Alex Morgan on the path to become the next Mia Hamm

U.S. forward Alex Morgan knows how it’s supposed to be at age 14. That’s when she decided she might have a future in soccer, and today, well, if her future looks bright, her present isn’t looking too shabby, either.

Auguste Fout is 14. She’s a forward, too, except she can’t play now because of the tumor in her back and the radiation treatment and chemo that await when she and her family return home to Virginia Beach, Va.

This weekend, however, was all about the royal treatment Fout received thanks to Morgan. After speaking by phone a month ago, they met following a training session at FAU on Friday, the woman with the trademark pink headband on her head embracing the girl with no hair on hers.

On Saturday, the Fout family sat in the front row to watch the U.S. women’s national team defeat China 4-1 in front of 10,493 at FAU Stadium to conclude a 10-city “Fan Tribute Tour” following the gold-medal performance at the Olympics. Morgan, 23, didn’t disappoint, sending a cross from the left wing to Abby Wambach in the 18th minute to set up Wambach’s 151st international goal and get the Americans rolling.

By the end of the night, Wambach had added a second, giving her 27 for the year and, combined with Morgan’s 28 goals, gave them 55. That matched the team record by a duo in one year set by Michelle Akers and Carin Jennings in 1991.

“Abby and me have something unique,” said Morgan, to whom Wambach made a beeline to celebrate her second goal. “We’re always on the same page.”

It capped a breakout year for Morgan, freshly anointed as U.S. Soccer’s Female Athlete of the Year and now a finalist for World Player of the Year.

“It has been kind of a dreamlike year for me,” said Morgan, who in these 12 months went from backup to star with the goals, 21 assists, one opening bell rung at the New York Stock Exchange and one body-paint appearance in the Sports Illustrated swimsuit issue.

“I just remember watching the World Cup and thinking, ‘Wow, the girl with the pink headband’s really good,’” Fout said of Morgan’s 2011 spot duty.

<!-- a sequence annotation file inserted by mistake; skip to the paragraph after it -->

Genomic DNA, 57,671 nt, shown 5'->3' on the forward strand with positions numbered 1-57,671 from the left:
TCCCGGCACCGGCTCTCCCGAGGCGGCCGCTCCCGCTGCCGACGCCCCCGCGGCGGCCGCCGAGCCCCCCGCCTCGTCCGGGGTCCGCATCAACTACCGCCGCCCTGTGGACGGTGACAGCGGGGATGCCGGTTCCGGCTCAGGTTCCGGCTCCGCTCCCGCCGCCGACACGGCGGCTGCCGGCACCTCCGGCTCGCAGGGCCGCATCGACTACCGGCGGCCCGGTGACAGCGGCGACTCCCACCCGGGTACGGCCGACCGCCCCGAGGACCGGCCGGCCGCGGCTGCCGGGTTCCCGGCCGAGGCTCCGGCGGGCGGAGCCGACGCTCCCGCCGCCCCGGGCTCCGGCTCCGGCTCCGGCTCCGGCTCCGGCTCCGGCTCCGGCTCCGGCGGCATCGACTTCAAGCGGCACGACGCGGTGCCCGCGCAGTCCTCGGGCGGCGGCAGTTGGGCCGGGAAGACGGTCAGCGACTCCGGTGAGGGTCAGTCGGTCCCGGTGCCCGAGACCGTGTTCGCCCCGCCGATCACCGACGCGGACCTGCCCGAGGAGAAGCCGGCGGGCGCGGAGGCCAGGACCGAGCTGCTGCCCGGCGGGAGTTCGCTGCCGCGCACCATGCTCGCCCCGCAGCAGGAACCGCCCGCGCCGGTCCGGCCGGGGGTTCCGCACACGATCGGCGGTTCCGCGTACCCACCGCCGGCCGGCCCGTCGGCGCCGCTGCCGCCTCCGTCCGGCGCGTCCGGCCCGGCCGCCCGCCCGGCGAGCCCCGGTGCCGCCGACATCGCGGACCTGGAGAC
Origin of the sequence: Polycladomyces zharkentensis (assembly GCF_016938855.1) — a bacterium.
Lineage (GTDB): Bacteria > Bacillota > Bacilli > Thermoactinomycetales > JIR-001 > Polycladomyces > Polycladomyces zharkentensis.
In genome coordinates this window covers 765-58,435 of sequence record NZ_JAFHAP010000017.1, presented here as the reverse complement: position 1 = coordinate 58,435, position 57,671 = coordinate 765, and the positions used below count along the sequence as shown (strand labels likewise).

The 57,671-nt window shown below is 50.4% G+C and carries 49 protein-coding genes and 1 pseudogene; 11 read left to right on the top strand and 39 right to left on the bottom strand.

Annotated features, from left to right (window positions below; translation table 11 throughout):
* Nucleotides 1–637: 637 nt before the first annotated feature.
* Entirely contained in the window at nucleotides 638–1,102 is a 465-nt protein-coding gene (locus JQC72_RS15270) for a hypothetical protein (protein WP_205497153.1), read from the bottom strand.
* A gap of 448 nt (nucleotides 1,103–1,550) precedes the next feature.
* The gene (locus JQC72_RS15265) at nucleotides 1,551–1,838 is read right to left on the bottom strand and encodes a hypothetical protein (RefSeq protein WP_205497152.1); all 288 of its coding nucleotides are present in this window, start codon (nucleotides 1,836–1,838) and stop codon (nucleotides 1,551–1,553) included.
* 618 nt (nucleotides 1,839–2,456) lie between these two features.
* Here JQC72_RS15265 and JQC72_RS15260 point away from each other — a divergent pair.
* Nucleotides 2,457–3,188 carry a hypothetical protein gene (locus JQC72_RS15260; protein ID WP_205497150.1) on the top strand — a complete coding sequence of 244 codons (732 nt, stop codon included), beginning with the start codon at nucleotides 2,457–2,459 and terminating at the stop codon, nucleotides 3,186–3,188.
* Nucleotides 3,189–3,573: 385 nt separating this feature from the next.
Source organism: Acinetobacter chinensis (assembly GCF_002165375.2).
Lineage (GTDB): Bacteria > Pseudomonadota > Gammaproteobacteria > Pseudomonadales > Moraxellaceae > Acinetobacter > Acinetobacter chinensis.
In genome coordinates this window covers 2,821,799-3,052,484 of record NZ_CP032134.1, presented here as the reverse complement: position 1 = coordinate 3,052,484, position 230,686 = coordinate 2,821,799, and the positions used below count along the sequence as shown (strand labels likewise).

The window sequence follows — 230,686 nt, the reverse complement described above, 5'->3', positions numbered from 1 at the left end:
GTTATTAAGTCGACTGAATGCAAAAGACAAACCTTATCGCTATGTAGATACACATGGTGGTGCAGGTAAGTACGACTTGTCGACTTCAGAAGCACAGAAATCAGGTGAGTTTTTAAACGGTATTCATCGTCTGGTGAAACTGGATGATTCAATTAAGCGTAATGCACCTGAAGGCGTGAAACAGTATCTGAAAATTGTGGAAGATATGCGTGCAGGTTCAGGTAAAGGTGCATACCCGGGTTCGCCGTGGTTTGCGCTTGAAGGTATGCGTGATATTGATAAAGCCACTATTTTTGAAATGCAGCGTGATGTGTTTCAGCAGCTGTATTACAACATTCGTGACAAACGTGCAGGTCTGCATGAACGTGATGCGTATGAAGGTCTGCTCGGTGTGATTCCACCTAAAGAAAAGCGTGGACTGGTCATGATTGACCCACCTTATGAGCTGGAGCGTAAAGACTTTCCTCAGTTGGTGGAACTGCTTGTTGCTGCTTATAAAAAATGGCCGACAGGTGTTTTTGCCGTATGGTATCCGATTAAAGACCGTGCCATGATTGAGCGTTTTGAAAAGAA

The next Mia Hamm? Morgan was starting to hear that even before she joined Hamm as the only players in team history to have a 20/20 (goals/assists) year. On this team, such on-field production carries off-field responsibilities, and Morgan already has embraced her role as ambassador.

Her reaction to meeting Fout? “I just wanted to thank her for coming out,” Morgan said.

Christie Rampone, the 37-year-old team captain, said Morgan not only is scoring, “but doing it with class. … It’s just amazing to watch her grow.”

Morgan was 14, later than most, when she decided to give up other sports and focus on soccer. A wrecked ACL threatened, but failed, to further stint her progress. Now, Rampone is envisioning “the legacy that she will lead” in years to come. Morgan’s impact in London was bookended by a two-goal performance in the opening win against France and another goal against Canada to clinch a spot in the gold-medal match.

As for her assist in lifting Fout’s spirits, Auguste’s father, Geoff, said, “This will last for a long, long time.”

Now, Morgan is ready to rest for a long, long time.

“It’s been a long year but a really exciting year,” she said. “I’m looking forward to still growing as a player, but I would say that this year couldn’t have gone any better than it has.”


Megan Rapinoe blasted a 40-yard shot that landed in an open net in the 36th minute. Sydney Leroux scored the final U.S. goal. … U.S. Soccer announced that the new women’s league, to debut in the spring, will be called the National Women’s Soccer League, with eight teams: the Boston Breakers; Chicago Red Stars; FC Kansas City; Portland Thorns FC; Sky Blue FC (New Jersey); Washington Spirit; Western New York Flash; and a to-be-named Seattle franchise.